Posts made in March, 2005

Meanwhile Down on the Green River

Posted by on Mar 29, 2005 in All things natural, Dad | 0 comments

I thought I might tell you about my father, as charming an old scoundrel as you are likely to meet in the part of the world he inhabits, which is rural western Kentucky. I mention the fact that he lives in the western portion of the state since it is a point of pride for those who are reared in this beautiful, but financially depressed area. No matter how bad thing are there, at least they can boast that they don’t come from eastern Kentucky. “We’re from down home”, my daddy says, mimicking the easterners slightly more redneck accent. The expression he puts into the statement says it all for him, but those not “in the know” will miss his insult.

The differences my dad sees between east and west might puzzle you even more if you visited the western Kentucky area where my Dad was born in 1914. His father was a farmer who owned “the finest mules in Grayson County”. His mother, with her third grade education, scrubbed floors, did washing, and took in “boarders” to keep food on the table when her husband became ill with TB. Dad was only 14 in 1928 when his father died. After the burial on the hill above Uncle Jake’s farm, my grandmother packed her two sons and all her furniture in a road wagon and moved the family 20 miles to the metropolis of Beaver Dam. My dad and his brother perched on the back of the mule drawn cart, their bottoms bouncing on the mirror of their mother’s bureau with each turn of the wheels thru the dry streambed they used for a road. The admonishment they received for breaking the mirror was soon forgotten when they arrived in a world where “light” bread was sold in bags, already sliced, and such tropical delights as bananas and pineapple were sold in the general store.

The combination of poverty, a tough but harried mother, and a lack of paternal guidance had put wildness into the boy who came to town. Dad will tell of his younger days of stealing watermelons, working as a bouncer in a “road house”, getting in fights, and riding the rails (boxcars) to Louisville with a bit too much pride at having survived the ordeal. His salvation came in the form of a singular woman who was destined to tame his wayward character. Not that she ever completely succeeded, but lord knows, Mama tried. She accomplished more than anyone else thought possible, least of all my dad, but in some areas she was out of her depth. He did turn into a respectable businessman and a pillar of the Baptist church. By the time I knew him his most obvious vice was fishing. I know, it doesn’t seem like a vice, but the obsession my Dad brought to the sport is still beyond belief. He’s aware of his problem and did determine one time to “cure” himself of the desire by saturation. He had sold his body shop business in 1956 and took up fishing as a full time occupation. He would rise before dawn; grab a sandwich, head to the river or lake of his choice and fish there till after dark. If they were biting, he lost track of time, causing my mother to drive to the bank of the river, pace and wring her hands, believing him drowned. He repeated this every day for 6 months till he finally realized we were all sick of fish and he was never going to tire of catching them.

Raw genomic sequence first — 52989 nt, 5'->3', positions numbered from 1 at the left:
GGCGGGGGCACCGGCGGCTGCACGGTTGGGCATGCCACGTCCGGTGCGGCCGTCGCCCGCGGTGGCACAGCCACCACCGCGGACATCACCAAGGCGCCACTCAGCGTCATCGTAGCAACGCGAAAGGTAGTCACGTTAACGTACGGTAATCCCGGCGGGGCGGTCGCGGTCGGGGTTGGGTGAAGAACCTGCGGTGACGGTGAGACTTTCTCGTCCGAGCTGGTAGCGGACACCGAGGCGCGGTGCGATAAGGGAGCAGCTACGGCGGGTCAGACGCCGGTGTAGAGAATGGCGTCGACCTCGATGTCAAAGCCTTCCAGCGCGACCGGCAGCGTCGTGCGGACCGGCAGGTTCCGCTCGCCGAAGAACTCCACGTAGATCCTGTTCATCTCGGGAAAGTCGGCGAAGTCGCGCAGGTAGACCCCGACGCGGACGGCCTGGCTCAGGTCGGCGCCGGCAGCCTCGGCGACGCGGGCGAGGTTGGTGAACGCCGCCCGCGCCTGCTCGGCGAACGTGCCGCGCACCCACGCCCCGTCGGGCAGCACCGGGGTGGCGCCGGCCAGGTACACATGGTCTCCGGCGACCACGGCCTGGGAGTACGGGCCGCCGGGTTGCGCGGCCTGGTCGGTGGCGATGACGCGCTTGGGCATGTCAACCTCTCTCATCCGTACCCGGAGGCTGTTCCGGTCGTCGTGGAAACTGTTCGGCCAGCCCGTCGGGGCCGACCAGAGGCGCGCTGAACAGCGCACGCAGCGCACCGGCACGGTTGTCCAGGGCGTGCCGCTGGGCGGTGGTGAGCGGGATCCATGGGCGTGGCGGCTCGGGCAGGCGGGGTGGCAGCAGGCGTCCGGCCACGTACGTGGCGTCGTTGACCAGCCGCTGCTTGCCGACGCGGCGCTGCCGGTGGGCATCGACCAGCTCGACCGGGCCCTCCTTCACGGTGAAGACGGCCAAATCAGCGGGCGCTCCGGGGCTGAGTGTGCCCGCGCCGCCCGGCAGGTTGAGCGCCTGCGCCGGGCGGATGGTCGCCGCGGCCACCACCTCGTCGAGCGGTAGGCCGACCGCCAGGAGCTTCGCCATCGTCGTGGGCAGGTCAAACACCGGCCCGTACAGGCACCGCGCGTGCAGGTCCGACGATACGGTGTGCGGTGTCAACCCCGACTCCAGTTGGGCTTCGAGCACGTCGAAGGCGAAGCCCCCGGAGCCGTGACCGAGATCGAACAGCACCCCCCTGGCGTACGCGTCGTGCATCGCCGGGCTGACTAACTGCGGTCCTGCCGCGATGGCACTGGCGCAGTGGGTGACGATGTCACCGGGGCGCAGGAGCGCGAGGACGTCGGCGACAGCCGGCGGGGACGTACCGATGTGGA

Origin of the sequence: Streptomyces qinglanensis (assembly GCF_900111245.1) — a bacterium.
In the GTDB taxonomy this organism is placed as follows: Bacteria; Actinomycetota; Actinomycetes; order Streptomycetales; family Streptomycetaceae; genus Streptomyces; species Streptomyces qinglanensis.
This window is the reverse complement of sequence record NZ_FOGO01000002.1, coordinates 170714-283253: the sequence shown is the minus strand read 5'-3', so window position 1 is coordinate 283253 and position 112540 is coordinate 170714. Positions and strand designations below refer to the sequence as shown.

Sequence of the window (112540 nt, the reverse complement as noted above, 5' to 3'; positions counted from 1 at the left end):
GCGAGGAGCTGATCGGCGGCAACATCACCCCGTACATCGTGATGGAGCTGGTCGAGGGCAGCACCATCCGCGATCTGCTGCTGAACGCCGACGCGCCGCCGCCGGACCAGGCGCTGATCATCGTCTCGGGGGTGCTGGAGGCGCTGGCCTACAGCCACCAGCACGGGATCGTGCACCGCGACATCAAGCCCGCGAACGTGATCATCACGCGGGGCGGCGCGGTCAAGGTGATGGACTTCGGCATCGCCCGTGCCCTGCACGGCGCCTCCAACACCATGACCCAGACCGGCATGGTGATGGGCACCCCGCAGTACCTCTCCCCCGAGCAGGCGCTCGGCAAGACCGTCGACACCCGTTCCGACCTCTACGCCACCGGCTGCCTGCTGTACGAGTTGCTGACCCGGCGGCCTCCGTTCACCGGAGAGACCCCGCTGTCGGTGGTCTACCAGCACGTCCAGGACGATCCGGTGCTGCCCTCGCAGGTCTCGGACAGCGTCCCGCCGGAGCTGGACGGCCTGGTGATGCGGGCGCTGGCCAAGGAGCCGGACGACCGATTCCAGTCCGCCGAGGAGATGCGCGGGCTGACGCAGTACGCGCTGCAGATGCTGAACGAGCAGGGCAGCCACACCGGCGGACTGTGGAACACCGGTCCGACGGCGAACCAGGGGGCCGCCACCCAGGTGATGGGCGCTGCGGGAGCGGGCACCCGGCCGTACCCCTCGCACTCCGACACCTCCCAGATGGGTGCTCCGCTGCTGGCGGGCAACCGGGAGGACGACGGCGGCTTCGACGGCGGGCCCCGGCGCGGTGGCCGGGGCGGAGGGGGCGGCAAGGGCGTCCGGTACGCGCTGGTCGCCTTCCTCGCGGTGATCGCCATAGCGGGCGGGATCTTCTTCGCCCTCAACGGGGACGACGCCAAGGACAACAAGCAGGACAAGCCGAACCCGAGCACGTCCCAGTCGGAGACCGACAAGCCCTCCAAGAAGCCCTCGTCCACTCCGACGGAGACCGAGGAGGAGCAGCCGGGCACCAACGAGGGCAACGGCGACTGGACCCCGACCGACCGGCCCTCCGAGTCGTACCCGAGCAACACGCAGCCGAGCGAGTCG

He and Mom started a new business together and by working 14 hours a day 6 days a week for 35 years they accumulated a fortune. Mom had an amazing instinct for business and Dad was the consummate salesman, which proved to be a winning combination. After 58 years of marriage Mom died and Dad proved who had been the brains of the operation by selling off the business and estate with equal amounts of haste and poor judgment. With some of his money he bought a luxury houseboat and moved to the river to fish for the rest of his life. To the complete astonishment of his children he spent a great deal of his fortune on loose women and other foolishness. None of the excesses of our own rebellious youth prepared us to see the Sunday school superintendent dressed in tight shoes, headed off to a dance on Saturday night. He’s too old now for any more of that. In fact, the walk up and down the ramp of the boat is too much for him. Despite his numerous health problems, we can’t get him off the boat. He’s convinced that the only reason everyone doesn’t live on Green River on a houseboat is because they’ve never learned to fish. He holds this belief even though he could never even get his own bride to show any interest in the sport.

If you like, you can visit him near the Rochester Dam any day of the week. He will be happy to entertain you with stories of his youth, told so masterfully that you never tire of them. You’re welcome to spend the night and listen to the chorus of brim butting their heads against the bottom of the boat in search of barnacles. The ever changing tabloid of the river is at it’s best at dawn. Dad will be there on the front deck when you awaken, waiting with a pole and bait. You can hear the grin in his voice when he asks you, “Did anyone every teach you how to fish?”

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